From 2011 to 2014, at least 165 nursing home residents were hospitalized or died after errors involving a popular, decades-old blood thinner that, unmonitored, can turn from a lifesaver into a killer.
Blood-thinning drugs must be carefully calibrated: too much, and you can bleed uncontrollably; too little, and you can develop life-threatening clots.
A ProPublica analysis of government inspection reports shows that hundreds of nursing home resident deaths and injuries have been caused by miscalibrated doses of Coumadin or its generic version, warfarin, in recent years. Studies suggest there are thousands of more injuries every year that are never investigated by the government.
Because it's so easy to get wrong, "Coumadin is the most dangerous drug in America," according to Rod Baird, president of Geriatric Practice Management, a firm that creates electronic health records for physicians working in long-term care facilities.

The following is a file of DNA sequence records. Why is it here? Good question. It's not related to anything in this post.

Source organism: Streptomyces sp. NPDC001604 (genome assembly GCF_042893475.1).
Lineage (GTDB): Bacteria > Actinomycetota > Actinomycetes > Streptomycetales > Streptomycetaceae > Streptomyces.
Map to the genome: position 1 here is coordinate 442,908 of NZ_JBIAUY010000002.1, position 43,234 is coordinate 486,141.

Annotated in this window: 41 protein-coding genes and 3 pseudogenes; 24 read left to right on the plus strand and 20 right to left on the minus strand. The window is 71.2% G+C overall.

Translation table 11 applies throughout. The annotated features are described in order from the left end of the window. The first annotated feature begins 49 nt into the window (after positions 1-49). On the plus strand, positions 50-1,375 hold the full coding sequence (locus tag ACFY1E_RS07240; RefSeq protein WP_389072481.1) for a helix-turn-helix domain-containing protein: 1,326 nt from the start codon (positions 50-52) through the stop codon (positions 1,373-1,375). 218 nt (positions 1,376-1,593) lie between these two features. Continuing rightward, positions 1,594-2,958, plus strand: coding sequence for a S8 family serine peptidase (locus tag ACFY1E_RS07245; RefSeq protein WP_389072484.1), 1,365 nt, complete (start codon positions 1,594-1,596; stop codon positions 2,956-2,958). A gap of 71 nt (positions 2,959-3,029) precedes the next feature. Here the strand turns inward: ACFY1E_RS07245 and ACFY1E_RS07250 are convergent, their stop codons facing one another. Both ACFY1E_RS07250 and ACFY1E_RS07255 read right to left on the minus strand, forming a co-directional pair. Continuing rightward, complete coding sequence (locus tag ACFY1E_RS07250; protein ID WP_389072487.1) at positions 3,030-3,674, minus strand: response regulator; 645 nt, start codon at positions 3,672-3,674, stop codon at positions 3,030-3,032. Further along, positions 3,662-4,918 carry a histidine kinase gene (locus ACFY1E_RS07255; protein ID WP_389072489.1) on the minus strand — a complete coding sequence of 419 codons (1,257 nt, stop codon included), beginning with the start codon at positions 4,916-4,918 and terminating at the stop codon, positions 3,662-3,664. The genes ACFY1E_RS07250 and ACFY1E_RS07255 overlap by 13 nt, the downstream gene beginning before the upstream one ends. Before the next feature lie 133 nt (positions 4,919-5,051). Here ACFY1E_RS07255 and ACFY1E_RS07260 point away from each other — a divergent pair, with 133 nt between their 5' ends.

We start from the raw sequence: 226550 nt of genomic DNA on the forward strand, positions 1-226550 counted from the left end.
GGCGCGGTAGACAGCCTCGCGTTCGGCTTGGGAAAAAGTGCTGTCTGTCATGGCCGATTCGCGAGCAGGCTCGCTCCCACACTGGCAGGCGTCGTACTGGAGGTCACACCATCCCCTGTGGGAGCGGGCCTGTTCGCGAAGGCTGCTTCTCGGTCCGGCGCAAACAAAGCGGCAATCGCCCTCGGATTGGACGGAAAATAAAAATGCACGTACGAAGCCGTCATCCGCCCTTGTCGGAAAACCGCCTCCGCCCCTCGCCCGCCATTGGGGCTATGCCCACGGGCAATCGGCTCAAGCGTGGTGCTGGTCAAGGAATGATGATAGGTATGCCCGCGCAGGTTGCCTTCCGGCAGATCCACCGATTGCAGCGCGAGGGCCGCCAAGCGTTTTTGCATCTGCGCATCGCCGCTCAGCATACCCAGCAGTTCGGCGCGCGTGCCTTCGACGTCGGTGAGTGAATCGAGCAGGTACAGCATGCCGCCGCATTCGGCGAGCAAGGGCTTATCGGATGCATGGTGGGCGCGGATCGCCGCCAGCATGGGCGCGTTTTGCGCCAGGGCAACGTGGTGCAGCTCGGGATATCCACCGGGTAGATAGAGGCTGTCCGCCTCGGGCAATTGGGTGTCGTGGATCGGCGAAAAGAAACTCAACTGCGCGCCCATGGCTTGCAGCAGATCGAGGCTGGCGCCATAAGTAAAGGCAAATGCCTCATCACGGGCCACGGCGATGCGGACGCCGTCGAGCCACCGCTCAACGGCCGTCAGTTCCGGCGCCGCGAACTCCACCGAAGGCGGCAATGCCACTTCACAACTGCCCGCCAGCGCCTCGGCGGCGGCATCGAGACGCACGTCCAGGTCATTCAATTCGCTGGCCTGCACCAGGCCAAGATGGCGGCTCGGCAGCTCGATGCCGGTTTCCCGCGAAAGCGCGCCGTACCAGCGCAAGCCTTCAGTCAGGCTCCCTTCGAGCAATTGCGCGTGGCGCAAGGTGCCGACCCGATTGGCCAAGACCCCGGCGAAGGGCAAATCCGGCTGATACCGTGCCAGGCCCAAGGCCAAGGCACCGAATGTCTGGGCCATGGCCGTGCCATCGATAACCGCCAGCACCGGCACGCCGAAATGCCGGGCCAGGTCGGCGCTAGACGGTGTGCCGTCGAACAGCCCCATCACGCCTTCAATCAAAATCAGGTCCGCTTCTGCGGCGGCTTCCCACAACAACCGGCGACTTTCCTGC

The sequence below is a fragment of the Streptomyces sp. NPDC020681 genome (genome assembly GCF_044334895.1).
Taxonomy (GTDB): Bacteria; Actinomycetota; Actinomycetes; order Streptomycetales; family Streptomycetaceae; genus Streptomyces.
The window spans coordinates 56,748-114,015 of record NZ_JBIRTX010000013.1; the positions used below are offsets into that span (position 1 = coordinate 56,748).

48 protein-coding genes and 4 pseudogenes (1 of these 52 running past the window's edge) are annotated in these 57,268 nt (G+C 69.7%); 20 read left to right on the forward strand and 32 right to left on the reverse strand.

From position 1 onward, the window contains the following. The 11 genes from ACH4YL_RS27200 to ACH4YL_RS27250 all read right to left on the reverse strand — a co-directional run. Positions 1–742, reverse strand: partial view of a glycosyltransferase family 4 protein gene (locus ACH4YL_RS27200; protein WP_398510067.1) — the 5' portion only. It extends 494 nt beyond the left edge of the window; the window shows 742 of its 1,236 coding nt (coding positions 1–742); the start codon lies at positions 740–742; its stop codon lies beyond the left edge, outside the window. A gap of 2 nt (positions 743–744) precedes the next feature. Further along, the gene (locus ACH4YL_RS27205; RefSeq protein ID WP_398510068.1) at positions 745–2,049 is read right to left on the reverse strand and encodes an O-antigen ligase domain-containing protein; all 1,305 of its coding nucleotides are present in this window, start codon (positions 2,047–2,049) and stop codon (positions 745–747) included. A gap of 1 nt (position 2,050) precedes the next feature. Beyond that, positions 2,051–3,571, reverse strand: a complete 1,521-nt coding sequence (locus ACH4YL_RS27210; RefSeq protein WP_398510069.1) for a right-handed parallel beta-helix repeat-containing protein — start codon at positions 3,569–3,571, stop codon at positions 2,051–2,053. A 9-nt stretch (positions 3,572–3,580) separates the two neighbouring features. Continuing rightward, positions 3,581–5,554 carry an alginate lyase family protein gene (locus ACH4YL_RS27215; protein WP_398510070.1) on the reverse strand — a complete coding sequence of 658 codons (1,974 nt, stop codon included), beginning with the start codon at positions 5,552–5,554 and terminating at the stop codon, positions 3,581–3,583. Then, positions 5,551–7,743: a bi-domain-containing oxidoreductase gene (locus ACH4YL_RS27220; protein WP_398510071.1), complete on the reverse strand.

A 2007 peer-reviewed study in the American Journal of Medicine estimated that nursing home residents suffer 34,000 fatal, life-threatening or serious events related to the drug each year. North Carolina data shows more medication errors in nursing homes involving Coumadin than any other drug.
About 1 in 6 of the nation's 1.3 million nursing home residents take an anticoagulant, according to federal data from earlier this year; the majority are believed to be on Coumadin or its generic.
Newer anticoagulants, including Eliquis, Pradaxa and Xarelto, have entered the market in recent years and, in some ways, are easier to use than Coumadin. Patients taking these drugs do not need regular blood tests and do not need to avoid certain foods. But unlike Coumadin, the effects of which can be reversed with vitamin K, there currently is no antidote if patients taking the newer drugs begin bleeding uncontrollably.
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